It sounds simple, but if you give a box of records to somebody who hasn’t got an instinctive knack for making a playlist, and figuring out where things are going wrong and how they can correct it – or, if a playlist is going right, how to take it to the next level – they won’t know what they are doing.
Even though getting into DJing was a bit of an accident, it was an accident I instinctively grew into. It brought out something in me that was just there all along, I guess.
Q. There was also the record collection that your family had, which I believe was impressive.
We still have them! Nobody has stopped being into music; we’re all still following our individual paths.
Of course there has been some crossover in places. When it comes to funk or soul, I can share that with one or two of my sisters, and I can share jazz with my mum and a couple of my sisters. But certainly in terms of house music, I am the one!
It’s like a big venn diagram – there are some cross-sections, and then there are some of us that are just totally out there.
Q. When you were growing up in the 1980s, it seemed like there was a new genre every few months. That must have also influenced your taste in music?
That’s another thing that sets the older DJs apart – we have no fear of mixing genres. Mixing a hip hop tune into a techno track, and and electro track into some weird s**t like Nine Inch Nails. There was no fear – it was all about the vibe, and creating the best sort of soundscape you can from the records that you have.
Also, vinyl and music in general was not as readily available as it is now. You can get everything you want now at the click of a mouse, no matter where you live in the world. In 1991 or 1992, you played what you had, and what you bought.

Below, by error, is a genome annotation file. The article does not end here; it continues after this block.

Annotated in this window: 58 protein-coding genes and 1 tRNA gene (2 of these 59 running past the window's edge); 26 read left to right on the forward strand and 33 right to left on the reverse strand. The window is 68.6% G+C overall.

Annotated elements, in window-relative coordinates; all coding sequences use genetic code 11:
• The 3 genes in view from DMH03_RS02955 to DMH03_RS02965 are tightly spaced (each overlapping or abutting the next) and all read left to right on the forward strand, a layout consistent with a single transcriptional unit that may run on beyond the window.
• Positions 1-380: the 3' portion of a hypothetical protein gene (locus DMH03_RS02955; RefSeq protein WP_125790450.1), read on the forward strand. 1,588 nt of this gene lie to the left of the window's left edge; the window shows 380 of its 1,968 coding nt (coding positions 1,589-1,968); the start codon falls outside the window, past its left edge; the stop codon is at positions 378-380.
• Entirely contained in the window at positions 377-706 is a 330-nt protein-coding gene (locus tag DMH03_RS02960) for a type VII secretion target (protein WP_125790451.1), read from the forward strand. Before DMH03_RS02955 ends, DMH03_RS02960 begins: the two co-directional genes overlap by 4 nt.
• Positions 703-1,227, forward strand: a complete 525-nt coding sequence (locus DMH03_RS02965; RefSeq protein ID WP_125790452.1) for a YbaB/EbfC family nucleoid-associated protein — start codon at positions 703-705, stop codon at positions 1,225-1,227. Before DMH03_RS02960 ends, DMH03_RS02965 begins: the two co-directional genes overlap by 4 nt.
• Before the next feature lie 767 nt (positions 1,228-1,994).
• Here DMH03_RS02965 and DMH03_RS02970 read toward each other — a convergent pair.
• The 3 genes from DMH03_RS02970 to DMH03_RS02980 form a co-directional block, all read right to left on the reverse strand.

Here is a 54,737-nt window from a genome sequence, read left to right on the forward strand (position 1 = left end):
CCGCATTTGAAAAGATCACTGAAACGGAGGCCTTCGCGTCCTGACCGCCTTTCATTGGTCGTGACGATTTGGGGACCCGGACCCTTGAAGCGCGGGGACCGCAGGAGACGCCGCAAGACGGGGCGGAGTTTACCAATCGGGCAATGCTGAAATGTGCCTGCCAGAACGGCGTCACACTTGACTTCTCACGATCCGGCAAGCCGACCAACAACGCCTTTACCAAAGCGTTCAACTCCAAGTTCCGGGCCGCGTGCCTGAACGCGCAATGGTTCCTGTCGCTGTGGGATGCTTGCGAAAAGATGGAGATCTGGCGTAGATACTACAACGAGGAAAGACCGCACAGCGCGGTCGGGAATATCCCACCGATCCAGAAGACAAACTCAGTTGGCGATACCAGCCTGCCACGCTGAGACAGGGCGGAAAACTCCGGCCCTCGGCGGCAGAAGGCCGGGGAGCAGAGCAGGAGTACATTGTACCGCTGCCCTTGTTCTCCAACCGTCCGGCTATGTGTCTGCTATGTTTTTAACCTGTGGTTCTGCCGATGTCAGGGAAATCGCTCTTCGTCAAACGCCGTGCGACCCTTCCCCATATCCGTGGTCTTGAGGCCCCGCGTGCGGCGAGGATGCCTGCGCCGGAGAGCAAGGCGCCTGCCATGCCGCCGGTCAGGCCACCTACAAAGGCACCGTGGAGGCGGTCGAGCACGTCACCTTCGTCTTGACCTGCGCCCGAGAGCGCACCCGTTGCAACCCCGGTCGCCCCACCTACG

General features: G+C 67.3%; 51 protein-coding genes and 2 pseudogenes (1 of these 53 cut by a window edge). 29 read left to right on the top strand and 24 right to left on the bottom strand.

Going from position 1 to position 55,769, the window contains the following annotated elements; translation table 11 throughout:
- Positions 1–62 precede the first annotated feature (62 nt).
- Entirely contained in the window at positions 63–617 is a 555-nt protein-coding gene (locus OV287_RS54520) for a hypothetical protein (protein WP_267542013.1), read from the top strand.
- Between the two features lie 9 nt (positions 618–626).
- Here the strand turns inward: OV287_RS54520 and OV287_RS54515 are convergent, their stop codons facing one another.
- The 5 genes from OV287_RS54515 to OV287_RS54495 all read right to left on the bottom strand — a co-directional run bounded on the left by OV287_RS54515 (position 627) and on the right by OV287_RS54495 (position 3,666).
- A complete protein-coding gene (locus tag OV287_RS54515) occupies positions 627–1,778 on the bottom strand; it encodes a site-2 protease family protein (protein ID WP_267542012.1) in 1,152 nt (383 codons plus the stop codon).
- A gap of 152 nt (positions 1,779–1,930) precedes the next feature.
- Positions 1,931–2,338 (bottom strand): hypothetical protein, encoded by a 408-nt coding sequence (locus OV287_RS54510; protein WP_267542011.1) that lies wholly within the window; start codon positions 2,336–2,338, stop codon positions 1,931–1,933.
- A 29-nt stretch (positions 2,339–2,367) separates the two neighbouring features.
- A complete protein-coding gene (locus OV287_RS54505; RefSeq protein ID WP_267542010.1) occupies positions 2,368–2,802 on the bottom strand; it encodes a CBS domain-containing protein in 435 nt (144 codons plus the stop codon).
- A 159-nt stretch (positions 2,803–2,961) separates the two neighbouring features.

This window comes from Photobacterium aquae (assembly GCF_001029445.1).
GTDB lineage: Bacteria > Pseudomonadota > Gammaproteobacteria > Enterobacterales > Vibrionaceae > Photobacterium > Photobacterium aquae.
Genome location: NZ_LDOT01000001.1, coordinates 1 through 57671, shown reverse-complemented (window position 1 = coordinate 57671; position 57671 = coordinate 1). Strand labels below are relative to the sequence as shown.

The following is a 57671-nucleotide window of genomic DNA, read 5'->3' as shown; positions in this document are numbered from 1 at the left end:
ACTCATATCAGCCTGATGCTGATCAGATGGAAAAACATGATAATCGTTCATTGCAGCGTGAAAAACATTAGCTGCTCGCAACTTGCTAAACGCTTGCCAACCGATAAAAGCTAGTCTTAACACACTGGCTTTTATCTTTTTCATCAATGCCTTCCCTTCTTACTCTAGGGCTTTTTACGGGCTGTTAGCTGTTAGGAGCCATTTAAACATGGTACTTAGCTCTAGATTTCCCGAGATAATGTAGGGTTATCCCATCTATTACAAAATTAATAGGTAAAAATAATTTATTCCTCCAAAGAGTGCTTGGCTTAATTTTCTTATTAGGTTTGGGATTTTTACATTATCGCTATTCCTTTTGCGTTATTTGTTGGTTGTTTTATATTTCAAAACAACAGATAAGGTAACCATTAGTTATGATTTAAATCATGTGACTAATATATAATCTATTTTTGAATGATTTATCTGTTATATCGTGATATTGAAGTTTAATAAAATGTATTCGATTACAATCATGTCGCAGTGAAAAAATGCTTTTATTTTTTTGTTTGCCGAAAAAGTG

Or, if you were someone like Derrick Carter, you made the music as well – if you couldn’t find what you wanted, you just created it.
Q. In 1988, as acid house took off, you were 21 years old. What were you doing?
I was singing in bands; I remember doing a gig at The International, supporting Gil Scott-Heron and another one supporting Curtis Mayfield. I wasn’t DJing – just writing songs and performing.
I was married at the time. I was aware of the Summer of Love thing but my ex-husband didn’t like nightclubs, so we didn’t really go out. We knew about it but I wasn’t a raver; I was happily married, with a house.
It was a case of when I got divorced, that’s when I started DJing. It takes a little push, I guess.
Q. You got your first DJ break at Manchester’s No1 Club, but it was Flesh at The Hacienda that took your career to the next level. How did that come about?
The girl that I was DJing with at the No1 Club knew that they were moving Flesh from the Academy to the Hacienda, so she said ‘once we’ve done this party, I think we should go for it’.